2. How can we get rid of this moisture? Heaters? Dehumidifiers? Fans? A combination? We've tried space heaters, but seems to have about as much effect as lighting a candle in a walk-in freezer.

3. Is there something that could/should have been done differently with the construction to avoid this? There is moisture barrier (plastic) covering the insulation and 2x4s before the drywall was screwed in place, but if that should have kept the moisture from wicking up into the drywall, then I imagine the plastic would need to have excess that sticks out underneath the bottom of the drywall, and that is not the case for the entire garage--just some spots.

4. I should also note that there are moisture spots along the entire garage where the exterior walls meet the ceiling, with one 4-in. spot wherever there is a roof truss. I suspect the roof trusses are conducting heat away from those points and cooling them so that the relatively warmer air in the garage causes condensation there. What does this imply? Is this normal for our situation, or are there construction issues that have caused this?

Thanks in advance for any helpful information!

- John
Posted 2/12/2007 3:24:48 PM Post #810
 

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Vieth (2/11/2007)
Also, what's causing the condensation in the first place? Is it because we keep the house door open and warm air enters the garage and comes in contact with the cold garage walls? By the way, the garage is a 2x4 construction and it is insulated.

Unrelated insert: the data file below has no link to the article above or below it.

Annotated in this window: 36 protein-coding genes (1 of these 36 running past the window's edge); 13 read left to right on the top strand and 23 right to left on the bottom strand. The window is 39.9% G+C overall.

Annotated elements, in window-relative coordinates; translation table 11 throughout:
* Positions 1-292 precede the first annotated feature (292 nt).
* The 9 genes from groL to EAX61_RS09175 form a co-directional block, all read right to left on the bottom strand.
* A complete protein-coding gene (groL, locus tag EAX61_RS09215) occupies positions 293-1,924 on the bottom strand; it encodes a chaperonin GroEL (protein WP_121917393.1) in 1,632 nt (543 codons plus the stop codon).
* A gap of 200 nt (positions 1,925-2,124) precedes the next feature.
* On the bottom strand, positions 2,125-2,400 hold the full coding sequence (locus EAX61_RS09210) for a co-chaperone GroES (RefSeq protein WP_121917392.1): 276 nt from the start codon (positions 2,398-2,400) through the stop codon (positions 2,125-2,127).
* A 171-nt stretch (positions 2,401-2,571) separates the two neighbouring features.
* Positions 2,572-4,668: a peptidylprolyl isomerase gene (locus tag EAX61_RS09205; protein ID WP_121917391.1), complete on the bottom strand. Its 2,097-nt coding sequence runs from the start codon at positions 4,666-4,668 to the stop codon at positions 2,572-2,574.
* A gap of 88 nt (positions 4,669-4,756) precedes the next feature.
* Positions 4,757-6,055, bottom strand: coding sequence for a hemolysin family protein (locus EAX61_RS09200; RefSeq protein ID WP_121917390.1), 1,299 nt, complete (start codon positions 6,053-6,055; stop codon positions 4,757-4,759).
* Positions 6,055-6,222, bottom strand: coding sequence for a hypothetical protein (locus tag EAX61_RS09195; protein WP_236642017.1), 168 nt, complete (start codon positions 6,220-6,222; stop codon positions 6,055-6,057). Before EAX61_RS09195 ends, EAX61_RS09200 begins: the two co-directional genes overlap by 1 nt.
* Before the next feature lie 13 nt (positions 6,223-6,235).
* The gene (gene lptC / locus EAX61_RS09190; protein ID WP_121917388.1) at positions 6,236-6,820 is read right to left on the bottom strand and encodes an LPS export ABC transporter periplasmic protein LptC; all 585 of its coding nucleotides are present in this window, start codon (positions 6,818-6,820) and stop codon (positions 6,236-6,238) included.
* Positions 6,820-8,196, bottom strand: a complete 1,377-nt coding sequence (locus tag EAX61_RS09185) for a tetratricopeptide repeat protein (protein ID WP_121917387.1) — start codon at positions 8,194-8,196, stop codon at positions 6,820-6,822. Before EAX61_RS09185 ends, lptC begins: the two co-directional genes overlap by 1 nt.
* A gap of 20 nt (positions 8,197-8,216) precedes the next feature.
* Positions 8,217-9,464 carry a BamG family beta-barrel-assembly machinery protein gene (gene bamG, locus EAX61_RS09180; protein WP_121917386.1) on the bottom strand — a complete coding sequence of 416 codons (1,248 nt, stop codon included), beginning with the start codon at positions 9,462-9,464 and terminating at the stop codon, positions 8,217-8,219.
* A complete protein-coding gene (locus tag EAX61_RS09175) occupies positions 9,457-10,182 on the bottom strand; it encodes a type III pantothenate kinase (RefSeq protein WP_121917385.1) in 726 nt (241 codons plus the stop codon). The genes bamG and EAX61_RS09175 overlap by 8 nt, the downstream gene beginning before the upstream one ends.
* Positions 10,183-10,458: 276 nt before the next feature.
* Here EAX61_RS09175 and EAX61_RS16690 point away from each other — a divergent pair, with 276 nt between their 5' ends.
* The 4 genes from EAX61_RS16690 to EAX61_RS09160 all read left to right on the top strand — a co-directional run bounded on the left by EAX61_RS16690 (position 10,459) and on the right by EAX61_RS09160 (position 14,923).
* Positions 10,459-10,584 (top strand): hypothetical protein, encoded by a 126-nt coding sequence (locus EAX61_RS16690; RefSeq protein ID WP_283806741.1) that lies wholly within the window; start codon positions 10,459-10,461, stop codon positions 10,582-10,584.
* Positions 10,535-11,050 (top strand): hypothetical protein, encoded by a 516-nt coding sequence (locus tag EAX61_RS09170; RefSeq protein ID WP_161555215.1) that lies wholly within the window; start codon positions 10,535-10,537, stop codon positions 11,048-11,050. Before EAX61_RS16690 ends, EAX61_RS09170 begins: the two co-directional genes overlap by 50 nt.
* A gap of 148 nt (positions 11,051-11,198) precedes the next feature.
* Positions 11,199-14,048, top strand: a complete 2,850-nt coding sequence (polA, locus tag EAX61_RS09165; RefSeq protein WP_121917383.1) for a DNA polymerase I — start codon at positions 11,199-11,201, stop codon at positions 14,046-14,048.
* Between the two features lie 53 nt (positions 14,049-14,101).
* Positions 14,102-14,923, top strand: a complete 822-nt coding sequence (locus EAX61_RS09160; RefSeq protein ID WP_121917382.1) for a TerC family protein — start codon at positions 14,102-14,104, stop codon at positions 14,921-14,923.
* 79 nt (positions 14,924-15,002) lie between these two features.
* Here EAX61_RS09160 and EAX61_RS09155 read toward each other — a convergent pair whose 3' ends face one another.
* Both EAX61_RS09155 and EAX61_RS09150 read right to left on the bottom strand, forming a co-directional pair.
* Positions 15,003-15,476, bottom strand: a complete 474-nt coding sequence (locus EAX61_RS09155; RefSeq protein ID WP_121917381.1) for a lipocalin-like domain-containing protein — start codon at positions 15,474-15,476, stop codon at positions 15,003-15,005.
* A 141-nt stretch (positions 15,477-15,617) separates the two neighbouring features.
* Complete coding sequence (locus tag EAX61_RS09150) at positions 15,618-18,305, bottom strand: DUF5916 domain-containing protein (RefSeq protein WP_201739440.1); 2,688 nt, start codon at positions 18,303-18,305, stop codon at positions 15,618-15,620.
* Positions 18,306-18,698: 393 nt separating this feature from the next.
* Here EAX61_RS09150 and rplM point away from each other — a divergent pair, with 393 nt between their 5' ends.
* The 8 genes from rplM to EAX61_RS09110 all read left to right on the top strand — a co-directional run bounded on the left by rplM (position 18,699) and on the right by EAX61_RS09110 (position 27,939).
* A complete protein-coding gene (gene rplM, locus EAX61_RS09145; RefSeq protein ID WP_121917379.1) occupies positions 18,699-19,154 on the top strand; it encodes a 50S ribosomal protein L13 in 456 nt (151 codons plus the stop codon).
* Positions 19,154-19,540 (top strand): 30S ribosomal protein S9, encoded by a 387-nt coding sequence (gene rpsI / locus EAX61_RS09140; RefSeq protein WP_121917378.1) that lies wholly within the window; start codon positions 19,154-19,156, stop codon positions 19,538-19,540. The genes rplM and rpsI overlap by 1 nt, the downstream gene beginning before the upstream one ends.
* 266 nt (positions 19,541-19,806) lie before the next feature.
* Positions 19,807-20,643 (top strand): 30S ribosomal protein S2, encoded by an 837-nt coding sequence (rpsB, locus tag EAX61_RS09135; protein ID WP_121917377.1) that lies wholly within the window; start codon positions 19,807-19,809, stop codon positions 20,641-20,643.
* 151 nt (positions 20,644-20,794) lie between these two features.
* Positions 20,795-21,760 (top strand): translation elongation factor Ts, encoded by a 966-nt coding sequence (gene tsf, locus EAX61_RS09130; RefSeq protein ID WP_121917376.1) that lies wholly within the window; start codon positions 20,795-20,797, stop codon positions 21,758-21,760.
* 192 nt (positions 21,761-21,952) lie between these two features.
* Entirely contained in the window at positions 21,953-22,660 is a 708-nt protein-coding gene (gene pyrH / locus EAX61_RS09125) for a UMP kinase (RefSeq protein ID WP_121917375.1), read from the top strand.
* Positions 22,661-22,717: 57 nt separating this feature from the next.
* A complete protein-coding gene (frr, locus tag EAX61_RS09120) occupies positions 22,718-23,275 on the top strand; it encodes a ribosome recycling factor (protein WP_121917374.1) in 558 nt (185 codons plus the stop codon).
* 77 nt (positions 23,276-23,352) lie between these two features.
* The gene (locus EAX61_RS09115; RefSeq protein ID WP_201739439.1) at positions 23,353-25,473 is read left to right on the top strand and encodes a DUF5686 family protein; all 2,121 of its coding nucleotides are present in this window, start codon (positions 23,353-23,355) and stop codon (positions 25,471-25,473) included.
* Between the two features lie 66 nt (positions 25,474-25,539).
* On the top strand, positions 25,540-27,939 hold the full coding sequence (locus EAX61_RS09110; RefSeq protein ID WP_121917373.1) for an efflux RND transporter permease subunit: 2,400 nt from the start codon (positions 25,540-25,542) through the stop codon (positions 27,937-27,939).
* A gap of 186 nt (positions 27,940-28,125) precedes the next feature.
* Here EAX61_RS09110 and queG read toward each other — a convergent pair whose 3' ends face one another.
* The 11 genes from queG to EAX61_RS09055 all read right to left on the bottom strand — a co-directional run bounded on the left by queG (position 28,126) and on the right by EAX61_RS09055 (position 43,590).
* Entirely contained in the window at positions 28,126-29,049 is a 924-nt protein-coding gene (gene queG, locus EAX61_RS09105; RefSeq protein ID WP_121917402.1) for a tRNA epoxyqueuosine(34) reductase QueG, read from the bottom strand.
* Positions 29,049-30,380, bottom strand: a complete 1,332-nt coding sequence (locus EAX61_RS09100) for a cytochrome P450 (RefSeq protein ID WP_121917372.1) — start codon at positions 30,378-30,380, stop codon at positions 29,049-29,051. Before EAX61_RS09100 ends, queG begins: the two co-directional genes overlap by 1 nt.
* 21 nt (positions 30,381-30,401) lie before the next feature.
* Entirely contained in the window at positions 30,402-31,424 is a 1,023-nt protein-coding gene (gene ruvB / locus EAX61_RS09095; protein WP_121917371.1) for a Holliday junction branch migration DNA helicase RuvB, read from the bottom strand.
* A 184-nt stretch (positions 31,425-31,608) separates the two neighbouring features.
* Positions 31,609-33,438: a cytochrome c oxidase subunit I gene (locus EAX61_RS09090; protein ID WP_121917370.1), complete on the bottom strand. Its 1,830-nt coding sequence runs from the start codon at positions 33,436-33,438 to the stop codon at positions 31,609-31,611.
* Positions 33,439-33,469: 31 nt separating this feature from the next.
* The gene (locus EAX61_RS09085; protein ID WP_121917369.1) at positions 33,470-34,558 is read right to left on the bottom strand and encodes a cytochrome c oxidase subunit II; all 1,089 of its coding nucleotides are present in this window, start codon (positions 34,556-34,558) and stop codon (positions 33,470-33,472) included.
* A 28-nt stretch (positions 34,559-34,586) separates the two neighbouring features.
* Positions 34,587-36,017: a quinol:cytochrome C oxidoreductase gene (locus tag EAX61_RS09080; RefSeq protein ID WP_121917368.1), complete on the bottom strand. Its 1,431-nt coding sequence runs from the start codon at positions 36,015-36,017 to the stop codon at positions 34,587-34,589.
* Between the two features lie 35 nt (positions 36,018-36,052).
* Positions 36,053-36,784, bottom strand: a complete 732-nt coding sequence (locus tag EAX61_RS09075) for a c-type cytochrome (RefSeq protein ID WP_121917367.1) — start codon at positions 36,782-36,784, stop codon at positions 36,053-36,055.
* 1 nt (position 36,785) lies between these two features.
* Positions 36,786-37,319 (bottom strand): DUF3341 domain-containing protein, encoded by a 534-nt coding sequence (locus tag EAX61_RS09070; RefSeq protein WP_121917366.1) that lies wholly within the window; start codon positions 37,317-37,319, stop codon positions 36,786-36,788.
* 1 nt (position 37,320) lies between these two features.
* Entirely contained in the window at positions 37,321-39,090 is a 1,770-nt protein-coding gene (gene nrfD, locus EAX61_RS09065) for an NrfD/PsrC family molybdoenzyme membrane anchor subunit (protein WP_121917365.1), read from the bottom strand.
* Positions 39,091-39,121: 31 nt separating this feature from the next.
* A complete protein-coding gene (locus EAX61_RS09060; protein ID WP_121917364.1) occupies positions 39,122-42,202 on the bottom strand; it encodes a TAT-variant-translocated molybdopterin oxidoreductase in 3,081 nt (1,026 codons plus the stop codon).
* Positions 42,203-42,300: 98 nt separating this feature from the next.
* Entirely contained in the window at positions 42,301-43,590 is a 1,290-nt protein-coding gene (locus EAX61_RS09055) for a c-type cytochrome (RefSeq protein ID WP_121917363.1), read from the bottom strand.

Here are some more questions.
1. At this point, with so much water in the drywall, what are the implications? Is the drywall ruined? Could it become ruined?

2. How can we get rid of this moisture? Heaters? Dehumidifiers? Fans? A combination? We've tried space heaters, but seems to have about as much effect as lighting a candle in a walk-in freezer.

3. Is there something that could/should have been done differently with the construction to avoid this? There is moisture barrier (plastic) covering the insulation and 2x4s before the drywall was screwed in place, but if that should have kept the moisture from wicking up into the drywall, then I imagine the plastic would need to have excess that sticks out underneath the bottom of the drywall, and that is not the case for the entire garage--just some spots.